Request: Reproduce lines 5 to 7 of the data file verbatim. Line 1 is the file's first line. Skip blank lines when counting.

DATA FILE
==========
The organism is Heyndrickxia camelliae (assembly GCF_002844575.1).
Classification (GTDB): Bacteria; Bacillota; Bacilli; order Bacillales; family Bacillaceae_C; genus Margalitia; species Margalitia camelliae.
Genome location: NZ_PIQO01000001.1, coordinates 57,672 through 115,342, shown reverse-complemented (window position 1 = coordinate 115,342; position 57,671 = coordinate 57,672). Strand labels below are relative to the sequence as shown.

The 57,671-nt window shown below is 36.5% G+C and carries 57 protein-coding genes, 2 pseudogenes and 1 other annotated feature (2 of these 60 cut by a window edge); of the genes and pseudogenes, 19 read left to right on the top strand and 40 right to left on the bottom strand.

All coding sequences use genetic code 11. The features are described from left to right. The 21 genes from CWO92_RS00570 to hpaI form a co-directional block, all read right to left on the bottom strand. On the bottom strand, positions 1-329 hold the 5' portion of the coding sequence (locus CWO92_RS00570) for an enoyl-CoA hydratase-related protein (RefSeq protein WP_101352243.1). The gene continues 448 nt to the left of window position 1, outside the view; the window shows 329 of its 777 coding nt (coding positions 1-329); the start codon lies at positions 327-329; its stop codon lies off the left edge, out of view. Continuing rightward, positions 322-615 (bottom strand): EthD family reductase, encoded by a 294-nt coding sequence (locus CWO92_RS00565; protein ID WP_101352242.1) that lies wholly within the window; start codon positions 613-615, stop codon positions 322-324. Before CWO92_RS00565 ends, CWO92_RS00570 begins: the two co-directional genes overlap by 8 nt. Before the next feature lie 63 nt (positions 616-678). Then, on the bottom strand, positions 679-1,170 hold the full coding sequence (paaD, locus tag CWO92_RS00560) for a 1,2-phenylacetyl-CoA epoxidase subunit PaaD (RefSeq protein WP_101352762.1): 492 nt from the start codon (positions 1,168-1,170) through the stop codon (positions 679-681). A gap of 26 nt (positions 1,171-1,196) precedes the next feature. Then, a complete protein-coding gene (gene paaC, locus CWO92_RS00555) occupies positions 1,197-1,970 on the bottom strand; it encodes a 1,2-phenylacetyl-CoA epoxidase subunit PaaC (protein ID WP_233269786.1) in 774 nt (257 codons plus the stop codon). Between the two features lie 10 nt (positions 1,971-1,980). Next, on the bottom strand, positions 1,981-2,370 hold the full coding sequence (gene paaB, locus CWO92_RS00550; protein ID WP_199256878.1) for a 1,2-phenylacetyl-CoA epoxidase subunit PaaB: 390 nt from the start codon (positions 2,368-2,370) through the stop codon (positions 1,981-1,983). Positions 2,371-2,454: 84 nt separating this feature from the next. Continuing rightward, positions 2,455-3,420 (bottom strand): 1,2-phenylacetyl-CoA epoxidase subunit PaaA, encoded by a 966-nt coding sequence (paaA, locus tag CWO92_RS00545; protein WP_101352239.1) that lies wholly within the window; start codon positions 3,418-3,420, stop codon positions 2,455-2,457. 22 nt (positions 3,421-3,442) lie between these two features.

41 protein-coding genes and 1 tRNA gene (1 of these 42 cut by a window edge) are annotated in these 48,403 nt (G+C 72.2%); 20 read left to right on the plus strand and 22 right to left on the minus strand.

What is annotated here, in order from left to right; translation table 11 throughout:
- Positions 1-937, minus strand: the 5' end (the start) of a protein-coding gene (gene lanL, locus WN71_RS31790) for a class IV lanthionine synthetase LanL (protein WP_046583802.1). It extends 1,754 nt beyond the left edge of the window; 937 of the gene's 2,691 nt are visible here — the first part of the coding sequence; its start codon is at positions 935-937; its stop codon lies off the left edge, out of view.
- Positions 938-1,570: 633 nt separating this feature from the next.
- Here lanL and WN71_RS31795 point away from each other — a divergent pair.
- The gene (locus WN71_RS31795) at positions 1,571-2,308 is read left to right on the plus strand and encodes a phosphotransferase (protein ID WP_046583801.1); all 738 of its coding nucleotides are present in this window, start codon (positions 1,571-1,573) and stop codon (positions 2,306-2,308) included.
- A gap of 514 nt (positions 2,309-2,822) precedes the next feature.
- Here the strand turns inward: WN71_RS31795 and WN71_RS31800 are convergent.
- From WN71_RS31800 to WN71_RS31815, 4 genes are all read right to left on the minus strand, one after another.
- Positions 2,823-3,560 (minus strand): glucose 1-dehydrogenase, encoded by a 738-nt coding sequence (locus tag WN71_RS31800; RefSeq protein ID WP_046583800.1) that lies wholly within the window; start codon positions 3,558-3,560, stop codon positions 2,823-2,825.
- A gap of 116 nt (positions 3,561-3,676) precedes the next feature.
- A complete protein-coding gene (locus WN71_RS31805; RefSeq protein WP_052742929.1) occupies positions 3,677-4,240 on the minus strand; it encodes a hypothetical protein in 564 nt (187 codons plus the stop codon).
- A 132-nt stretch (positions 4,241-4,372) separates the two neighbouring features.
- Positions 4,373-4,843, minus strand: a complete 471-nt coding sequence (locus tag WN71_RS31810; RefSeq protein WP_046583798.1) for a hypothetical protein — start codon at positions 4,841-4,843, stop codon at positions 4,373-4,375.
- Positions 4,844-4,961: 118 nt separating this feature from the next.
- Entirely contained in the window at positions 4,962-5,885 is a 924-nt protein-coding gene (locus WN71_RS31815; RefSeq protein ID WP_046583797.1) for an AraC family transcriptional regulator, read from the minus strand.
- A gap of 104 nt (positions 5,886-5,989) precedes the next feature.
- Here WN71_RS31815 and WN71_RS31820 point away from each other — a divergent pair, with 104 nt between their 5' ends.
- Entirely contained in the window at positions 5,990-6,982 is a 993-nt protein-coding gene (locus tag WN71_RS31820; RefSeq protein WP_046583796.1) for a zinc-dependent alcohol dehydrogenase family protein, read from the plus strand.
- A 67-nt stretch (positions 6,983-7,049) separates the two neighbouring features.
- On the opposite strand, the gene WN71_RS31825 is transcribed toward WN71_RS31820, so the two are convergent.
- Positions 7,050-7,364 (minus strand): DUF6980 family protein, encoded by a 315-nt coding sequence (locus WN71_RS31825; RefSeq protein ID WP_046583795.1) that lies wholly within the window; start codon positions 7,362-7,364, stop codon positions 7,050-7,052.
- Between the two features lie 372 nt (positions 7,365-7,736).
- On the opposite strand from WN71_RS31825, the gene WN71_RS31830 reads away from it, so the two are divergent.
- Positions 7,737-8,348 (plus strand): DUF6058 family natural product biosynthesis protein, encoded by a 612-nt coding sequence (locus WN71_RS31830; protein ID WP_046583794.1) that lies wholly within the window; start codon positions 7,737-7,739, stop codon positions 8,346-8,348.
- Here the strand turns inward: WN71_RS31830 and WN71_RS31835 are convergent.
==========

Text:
All coding sequences use genetic code 11. The features are described from left to right. The 21 genes from CWO92_RS00570 to hpaI form a co-directional block, all read right to left on the bottom strand. On the bottom strand, positions 1-329 hold the 5' portion of the coding sequence (locus CWO92_RS00570) for an enoyl-CoA hydratase-related protein (RefSeq protein WP_101352243.1). The gene continues 448 nt to the left of window position 1, outside the view; the window shows 329 of its 777 coding nt (coding positions 1-329); the start codon lies at positions 327-329; its stop codon lies off the left edge, out of view. Continuing rightward, positions 322-615 (bottom strand): EthD family reductase, encoded by a 294-nt coding sequence (locus CWO92_RS00565; protein ID WP_101352242.1) that lies wholly within the window; start codon positions 613-615, stop codon positions 322-324. Before CWO92_RS00565 ends, CWO92_RS00570 begins: the two co-directional genes overlap by 8 nt. Before the next feature lie 63 nt (positions 616-678). Then, on the bottom strand, positions 679-1,170 hold the full coding sequence (paaD, locus tag CWO92_RS00560) for a 1,2-phenylacetyl-CoA epoxidase subunit PaaD (RefSeq protein WP_101352762.1): 492 nt from the start codon (positions 1,168-1,170) through the stop codon (positions 679-681). A gap of 26 nt (positions 1,171-1,196) precedes the next feature. Then, a complete protein-coding gene (gene paaC, locus CWO92_RS00555) occupies positions 1,197-1,970 on the bottom strand; it encodes a 1,2-phenylacetyl-CoA epoxidase subunit PaaC (protein ID WP_233269786.1) in 774 nt (257 codons plus the stop codon). Between the two features lie 10 nt (positions 1,971-1,980). Next, on the bottom strand, positions 1,981-2,370 hold the full coding sequence (gene paaB, locus CWO92_RS00550; protein ID WP_199256878.1) for a 1,2-phenylacetyl-CoA epoxidase subunit PaaB: 390 nt from the start codon (positions 2,368-2,370) through the stop codon (positions 1,981-1,983). Positions 2,371-2,454: 84 nt separating this feature from the next. Continuing rightward, positions 2,455-3,420 (bottom strand): 1,2-phenylacetyl-CoA epoxidase subunit PaaA, encoded by a 966-nt coding sequence (paaA, locus tag CWO92_RS00545; protein WP_101352239.1) that lies wholly within the window; start codon positions 3,418-3,420, stop codon positions 2,455-2,457. 22 nt (positions 3,421-3,442) lie between these two features.

41 protein-coding genes and 1 tRNA gene (1 of these 42 cut by a window edge) are annotated in these 48,403 nt (G+C 72.2%); 20 read left to right on the plus strand and 22 right to left on the minus strand.

What is annotated here, in order from left to right; translation table 11 throughout: